The parable of the blind men and the elephant “has crossed between many religious traditions and is part of Jain, Buddhist, Sufi and Hindu lore.” One version goes like this:
“A number of blind men came to an elephant. Somebody told them that it was an elephant. The blind men asked, ‘What is the elephant like?’ and they began to touch its body. One of them said: ‘It is like a pillar.’ This blind man had only touched its leg. Another man said, ‘The elephant is like a husking basket.’ This person had only touched its ears. Similarly, he who touched its trunk or its belly talked of it differently. In the same way, he who has seen the Lord in a particular way limits the Lord to that alone and thinks that He is nothing else.”
This parable has also become a popular story in the Western mindset. In the story, the dogmatic (but blind) men all miss the true nature of reality because they take their limited perspective to be the total picture. But we can ‘see’ that they are all missing the point. If they would just listen to one another with humility and respect, accepting each person’s experience as equally valid, then they would be able to arrive at a more accurate understanding.
For the record, I’m in favor of humility, acceptance of others, and respect.
But unfortunately, this parable doesn’t exemplify any of these qualities. Consider the different characters in the parable: an elephant, blind men, and the storyteller. Do you see how the teller of the parable is criticizing everyone else as being wrong and stupid? Not to mention that the story isn’t very kind to blind people! Though the parable aims to teach acceptance and respect, it does so by being critical and unkind.
Another problem is the underlying hubris of the parable: I can see, but you can’t. Not only does the storyteller know that everyone else is wrong, but he also knows what the entire picture of the elephant looks like – the exact same error that the blind men are guilty of making. In order to teach the point that we don’t know much, the storyteller must claim to know a great deal – both about how other people see reality and ‘the real truth’ about what the elephant is like.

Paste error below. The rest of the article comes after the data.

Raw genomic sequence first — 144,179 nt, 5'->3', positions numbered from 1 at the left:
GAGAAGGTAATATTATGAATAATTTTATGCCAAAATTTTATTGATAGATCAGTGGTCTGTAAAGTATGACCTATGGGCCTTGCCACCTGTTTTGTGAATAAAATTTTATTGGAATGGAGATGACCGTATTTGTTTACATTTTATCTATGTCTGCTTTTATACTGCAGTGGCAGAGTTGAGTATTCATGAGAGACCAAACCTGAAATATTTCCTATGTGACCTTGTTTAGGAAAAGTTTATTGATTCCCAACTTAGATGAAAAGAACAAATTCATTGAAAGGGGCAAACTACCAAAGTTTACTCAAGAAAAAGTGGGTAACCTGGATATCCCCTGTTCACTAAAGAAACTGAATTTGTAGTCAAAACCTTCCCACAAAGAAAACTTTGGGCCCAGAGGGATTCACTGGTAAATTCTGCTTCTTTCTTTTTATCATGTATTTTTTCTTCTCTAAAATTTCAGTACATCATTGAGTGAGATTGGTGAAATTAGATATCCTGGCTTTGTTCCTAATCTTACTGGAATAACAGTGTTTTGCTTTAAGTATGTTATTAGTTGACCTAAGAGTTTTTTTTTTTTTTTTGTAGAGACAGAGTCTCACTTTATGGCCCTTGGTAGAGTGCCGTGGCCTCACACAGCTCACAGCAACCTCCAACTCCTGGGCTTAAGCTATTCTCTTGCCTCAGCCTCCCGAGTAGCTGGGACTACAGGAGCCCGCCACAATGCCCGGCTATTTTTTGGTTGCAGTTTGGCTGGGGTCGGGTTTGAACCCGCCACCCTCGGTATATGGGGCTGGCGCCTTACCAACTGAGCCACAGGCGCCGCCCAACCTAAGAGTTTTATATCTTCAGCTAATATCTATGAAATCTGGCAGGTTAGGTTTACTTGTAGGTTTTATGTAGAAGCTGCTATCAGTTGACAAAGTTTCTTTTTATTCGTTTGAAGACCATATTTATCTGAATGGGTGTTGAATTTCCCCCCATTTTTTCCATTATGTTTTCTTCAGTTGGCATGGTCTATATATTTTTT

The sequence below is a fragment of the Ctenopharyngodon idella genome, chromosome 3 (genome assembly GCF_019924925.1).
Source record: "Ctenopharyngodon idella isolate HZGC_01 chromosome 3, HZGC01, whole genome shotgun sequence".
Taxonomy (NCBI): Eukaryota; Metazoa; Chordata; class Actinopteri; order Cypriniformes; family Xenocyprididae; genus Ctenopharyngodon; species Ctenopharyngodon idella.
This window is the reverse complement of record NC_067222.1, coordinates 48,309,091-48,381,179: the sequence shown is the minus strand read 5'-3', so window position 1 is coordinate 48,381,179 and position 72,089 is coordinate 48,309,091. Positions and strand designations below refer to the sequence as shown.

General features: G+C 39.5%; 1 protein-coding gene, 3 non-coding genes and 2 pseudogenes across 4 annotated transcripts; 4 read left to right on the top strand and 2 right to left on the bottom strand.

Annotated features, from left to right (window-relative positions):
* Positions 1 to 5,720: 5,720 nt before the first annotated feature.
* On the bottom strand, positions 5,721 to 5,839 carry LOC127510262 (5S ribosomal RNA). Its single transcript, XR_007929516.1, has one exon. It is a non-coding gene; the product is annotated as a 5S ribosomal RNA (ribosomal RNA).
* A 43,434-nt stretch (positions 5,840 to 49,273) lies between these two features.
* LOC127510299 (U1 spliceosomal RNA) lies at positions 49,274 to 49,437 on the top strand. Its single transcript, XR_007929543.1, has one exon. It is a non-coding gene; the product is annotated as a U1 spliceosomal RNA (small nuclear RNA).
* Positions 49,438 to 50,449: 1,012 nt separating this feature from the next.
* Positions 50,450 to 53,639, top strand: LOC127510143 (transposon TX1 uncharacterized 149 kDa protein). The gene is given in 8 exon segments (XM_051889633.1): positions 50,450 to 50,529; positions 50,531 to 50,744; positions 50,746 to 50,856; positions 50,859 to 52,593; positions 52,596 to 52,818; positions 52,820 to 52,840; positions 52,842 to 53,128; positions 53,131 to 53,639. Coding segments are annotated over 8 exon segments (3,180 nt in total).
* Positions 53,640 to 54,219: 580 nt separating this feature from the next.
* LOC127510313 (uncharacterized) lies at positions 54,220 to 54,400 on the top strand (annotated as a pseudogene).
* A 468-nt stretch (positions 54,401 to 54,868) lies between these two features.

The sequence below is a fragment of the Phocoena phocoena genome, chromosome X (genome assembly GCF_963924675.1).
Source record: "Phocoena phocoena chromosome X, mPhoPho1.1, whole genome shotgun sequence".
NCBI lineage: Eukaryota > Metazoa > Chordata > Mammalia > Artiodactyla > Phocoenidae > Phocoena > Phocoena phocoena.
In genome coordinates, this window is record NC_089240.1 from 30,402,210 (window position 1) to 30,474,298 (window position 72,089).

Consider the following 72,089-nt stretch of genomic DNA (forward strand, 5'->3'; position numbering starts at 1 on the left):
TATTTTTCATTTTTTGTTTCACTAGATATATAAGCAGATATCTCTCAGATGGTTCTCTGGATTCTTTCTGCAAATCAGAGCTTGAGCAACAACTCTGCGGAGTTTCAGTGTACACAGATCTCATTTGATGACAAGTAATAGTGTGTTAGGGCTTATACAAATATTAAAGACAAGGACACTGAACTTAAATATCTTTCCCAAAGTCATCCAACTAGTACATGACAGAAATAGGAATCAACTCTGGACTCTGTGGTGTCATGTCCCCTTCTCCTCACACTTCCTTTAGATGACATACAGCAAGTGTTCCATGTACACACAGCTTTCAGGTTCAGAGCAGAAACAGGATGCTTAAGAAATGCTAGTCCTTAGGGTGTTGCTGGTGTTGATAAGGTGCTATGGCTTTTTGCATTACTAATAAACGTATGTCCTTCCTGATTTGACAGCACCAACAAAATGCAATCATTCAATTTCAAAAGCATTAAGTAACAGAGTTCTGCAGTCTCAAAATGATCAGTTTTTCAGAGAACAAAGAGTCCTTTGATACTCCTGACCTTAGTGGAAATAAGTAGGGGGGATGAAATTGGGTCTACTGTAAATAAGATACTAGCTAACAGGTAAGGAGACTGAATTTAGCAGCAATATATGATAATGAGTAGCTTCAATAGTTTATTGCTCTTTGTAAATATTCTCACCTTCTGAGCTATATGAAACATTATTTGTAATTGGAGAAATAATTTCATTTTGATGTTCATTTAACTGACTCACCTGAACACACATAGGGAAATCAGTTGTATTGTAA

The Main Problem
But the primary illusion of this story, as a friend pointed out to me recently, is that, in most cases, the storyteller doesn’t even believe the elephant exists. Huh? Isn’t the whole parable about an elephant?
Actually, no – the function of the story is not to describe elephants, but to shame people who claim to have religious knowledge. Why do that – unless there’s nothing to know when it comes to religion?
If religion is just the different theories people come up with to describe their spiritual experiences, then all the differences are irrelevant. None of us is more ‘right’ or ‘wrong’ about the supernatural, because there is no supernatural to describe. All we are doing is using different words to account for our fuzzy spiritual experiences. This is the background context in which the elephant parable makes sense.
Here’s another way to look at it: imagine trying to tell this story at a zoo. You ask a tourist: hey, what do you see there? “A cool elephant.” Ok, thanks. You ask a kid: what do you see? “A really big elephant.” Got it. You see the zookeeper: what’s that? “A mature Loxodonta africanus elephant.” Fair enough. But everyone is going to tell you they see an elephant. If you ask some blind men, they’ll use the Braille description to tell you there’s an elephant behind the bars. Or listen for animal noises a little while and make an educated guess that there are some elephants nearby. If there really is an elephant, then the story doesn’t make any sense.
So the worst problem with the elephant parable is that it can be so easily deceptive. It sounds like it is affirming everyone’s spiritual perspective as equally meaningful and beautiful. But in reality, it is a backhanded way of affirming that everyone’s spiritual experience is equally false and ridiculous. You think God is like a pillar? Or a basket? Those clearly wrong ideas just show how your religious talk is more about your experience than about what is really there. Why? Because there’s nothing really there.
The elephant parable can be told by well-meaning people. Even then, it comes across as unkind and dogmatic while it tries to teach acceptance and humility. But the main problem with the parable of the blind men and the elephant is that it furthers a disingenuous message. It is time we put this misleading parable to rest and spoke honestly to one another. If we can find a way to say ‘I think you’re mistaken, but I still want to be your friend’ then we’ll be going in the right direction.